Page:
The study of the Greek alchemists is not very encouraging. An even surface examination of the Greek texts shows that a very small part only was organized according to true experiments of laboratory: even the supposedly technical writings, in the state where we find them today, are unintelligible nonsense which refuses any interpretation.
To form an idea of the historical place of Jabir's alchemy and to tackle the problem of its sources, it is advisable to compare it with what remains to us of the alchemical literature in the . One knows in which miserable state this literature reached us. Collected by from the tenth century, the corpus of the Greek alchemists is a cluster of incoherent fragments, going back to all the times since the third century until the end of the Middle Ages.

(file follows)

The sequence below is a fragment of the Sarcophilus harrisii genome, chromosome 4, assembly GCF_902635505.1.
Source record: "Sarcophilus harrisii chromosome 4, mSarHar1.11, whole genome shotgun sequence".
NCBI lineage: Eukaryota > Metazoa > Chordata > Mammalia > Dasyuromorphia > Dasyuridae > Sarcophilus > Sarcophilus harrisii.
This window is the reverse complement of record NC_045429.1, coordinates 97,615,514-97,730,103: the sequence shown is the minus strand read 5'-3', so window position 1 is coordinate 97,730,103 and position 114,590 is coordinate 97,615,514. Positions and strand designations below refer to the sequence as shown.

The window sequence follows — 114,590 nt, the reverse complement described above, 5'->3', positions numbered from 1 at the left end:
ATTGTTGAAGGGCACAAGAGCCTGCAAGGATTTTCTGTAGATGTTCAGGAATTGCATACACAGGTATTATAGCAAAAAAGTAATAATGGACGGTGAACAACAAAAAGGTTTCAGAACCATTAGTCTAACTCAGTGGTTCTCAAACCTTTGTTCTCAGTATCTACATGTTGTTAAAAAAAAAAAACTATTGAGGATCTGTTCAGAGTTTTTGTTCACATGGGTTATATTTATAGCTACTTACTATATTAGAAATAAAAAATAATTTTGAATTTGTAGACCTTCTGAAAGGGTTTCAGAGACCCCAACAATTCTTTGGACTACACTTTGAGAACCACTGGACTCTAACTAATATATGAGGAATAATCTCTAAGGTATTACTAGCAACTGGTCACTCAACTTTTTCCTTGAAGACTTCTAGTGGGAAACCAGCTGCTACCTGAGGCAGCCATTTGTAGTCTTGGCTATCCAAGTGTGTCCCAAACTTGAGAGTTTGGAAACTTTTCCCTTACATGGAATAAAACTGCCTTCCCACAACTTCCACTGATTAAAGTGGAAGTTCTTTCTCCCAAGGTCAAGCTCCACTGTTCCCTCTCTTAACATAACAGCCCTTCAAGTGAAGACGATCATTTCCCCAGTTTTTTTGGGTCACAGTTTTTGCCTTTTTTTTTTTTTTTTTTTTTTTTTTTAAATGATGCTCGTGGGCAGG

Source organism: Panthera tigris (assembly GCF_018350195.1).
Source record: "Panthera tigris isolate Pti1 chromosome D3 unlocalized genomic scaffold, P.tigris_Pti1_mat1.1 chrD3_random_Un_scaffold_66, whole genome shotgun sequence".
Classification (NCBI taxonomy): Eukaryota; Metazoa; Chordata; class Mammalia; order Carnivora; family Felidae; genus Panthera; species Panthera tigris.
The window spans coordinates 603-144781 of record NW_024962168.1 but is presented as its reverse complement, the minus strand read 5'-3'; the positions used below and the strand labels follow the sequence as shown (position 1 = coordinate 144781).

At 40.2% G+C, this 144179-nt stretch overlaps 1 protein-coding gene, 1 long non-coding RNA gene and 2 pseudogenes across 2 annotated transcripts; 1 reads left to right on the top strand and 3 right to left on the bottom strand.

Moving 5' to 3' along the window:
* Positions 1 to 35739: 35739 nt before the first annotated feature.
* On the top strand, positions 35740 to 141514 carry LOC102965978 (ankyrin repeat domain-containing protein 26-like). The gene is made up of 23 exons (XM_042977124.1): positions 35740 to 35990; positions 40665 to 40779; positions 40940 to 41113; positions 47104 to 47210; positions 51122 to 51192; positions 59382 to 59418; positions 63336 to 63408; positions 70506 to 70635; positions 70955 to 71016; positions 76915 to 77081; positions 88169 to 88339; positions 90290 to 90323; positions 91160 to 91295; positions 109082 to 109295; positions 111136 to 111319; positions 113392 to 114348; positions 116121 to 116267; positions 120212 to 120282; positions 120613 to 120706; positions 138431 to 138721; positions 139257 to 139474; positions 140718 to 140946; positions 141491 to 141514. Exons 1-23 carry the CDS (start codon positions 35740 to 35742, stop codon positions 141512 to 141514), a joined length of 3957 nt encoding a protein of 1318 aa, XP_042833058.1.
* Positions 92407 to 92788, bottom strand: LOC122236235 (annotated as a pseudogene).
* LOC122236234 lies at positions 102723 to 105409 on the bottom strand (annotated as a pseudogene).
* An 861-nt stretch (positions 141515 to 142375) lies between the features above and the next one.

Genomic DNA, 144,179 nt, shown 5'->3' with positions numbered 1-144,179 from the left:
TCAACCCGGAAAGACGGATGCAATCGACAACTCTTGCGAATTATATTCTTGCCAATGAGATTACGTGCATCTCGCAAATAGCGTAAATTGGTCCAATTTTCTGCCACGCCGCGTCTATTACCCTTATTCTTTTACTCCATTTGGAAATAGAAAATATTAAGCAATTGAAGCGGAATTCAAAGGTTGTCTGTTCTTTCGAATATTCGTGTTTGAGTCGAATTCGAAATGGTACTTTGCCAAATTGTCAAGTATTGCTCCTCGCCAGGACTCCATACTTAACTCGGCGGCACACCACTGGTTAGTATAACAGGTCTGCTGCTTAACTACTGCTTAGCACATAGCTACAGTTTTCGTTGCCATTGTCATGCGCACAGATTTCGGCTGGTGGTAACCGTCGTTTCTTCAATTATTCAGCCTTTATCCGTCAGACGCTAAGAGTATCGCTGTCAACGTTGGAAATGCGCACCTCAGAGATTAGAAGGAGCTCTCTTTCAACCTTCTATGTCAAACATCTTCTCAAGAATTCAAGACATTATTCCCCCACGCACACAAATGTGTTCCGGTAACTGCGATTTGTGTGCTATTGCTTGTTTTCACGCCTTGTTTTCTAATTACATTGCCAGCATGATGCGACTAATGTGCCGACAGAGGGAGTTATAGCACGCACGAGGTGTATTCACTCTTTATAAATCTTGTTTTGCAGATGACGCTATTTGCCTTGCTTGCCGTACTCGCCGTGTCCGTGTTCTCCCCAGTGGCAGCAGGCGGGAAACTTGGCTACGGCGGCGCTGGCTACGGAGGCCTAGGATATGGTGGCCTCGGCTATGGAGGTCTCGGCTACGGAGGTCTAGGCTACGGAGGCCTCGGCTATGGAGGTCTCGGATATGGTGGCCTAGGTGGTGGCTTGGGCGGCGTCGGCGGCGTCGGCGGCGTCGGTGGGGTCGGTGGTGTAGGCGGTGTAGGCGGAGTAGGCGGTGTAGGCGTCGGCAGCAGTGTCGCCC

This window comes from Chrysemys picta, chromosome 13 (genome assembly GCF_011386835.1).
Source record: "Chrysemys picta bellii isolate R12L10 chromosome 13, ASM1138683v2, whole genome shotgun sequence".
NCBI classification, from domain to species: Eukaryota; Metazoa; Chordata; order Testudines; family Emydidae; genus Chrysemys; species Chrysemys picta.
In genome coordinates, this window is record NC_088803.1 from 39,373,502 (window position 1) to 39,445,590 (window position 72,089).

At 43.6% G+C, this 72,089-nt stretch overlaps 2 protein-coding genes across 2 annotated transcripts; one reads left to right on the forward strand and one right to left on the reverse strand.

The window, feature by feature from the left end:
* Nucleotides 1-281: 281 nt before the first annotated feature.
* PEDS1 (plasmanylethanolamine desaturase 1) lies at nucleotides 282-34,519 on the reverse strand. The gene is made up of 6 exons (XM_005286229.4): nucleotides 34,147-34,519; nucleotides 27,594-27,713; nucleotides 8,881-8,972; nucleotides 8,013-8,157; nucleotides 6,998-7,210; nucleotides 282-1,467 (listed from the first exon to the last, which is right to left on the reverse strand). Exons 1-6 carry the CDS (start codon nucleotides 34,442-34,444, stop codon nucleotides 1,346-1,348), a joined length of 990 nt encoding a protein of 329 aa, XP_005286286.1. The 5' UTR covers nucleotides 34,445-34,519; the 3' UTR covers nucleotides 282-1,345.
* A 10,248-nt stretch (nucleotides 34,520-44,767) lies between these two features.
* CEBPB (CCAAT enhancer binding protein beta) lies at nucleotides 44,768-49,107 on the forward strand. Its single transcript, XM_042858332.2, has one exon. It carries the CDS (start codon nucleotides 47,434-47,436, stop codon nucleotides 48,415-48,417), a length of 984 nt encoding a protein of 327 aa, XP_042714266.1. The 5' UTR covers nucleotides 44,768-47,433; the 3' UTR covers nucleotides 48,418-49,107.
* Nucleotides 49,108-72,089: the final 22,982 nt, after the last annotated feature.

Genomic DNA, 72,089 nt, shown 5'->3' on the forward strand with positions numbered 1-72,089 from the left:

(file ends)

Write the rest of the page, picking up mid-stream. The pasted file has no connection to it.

In the 19th-century revival of alchemy, the two most seminal figures were and , who independently published similar works regarding spiritual alchemy. Both forwarded a completely esoteric view of alchemy, as Atwood claimed: "No modern art or chemistry, notwithstanding all its surreptitious claims, has any thing in common with Alchemy." Atwood's work influenced subsequent authors of the occult revival including , , and . Hitchcock, in his (1855) attempted to make a case for his spiritual interpretation with his claim that the alchemists wrote about a spiritual discipline under a materialistic guise in order to avoid accusations of blasphemy from the church and state. In 1845, Baron , published his studies on , a concept with some similarities to alchemy, but his research did not enter the mainstream of scientific discussion.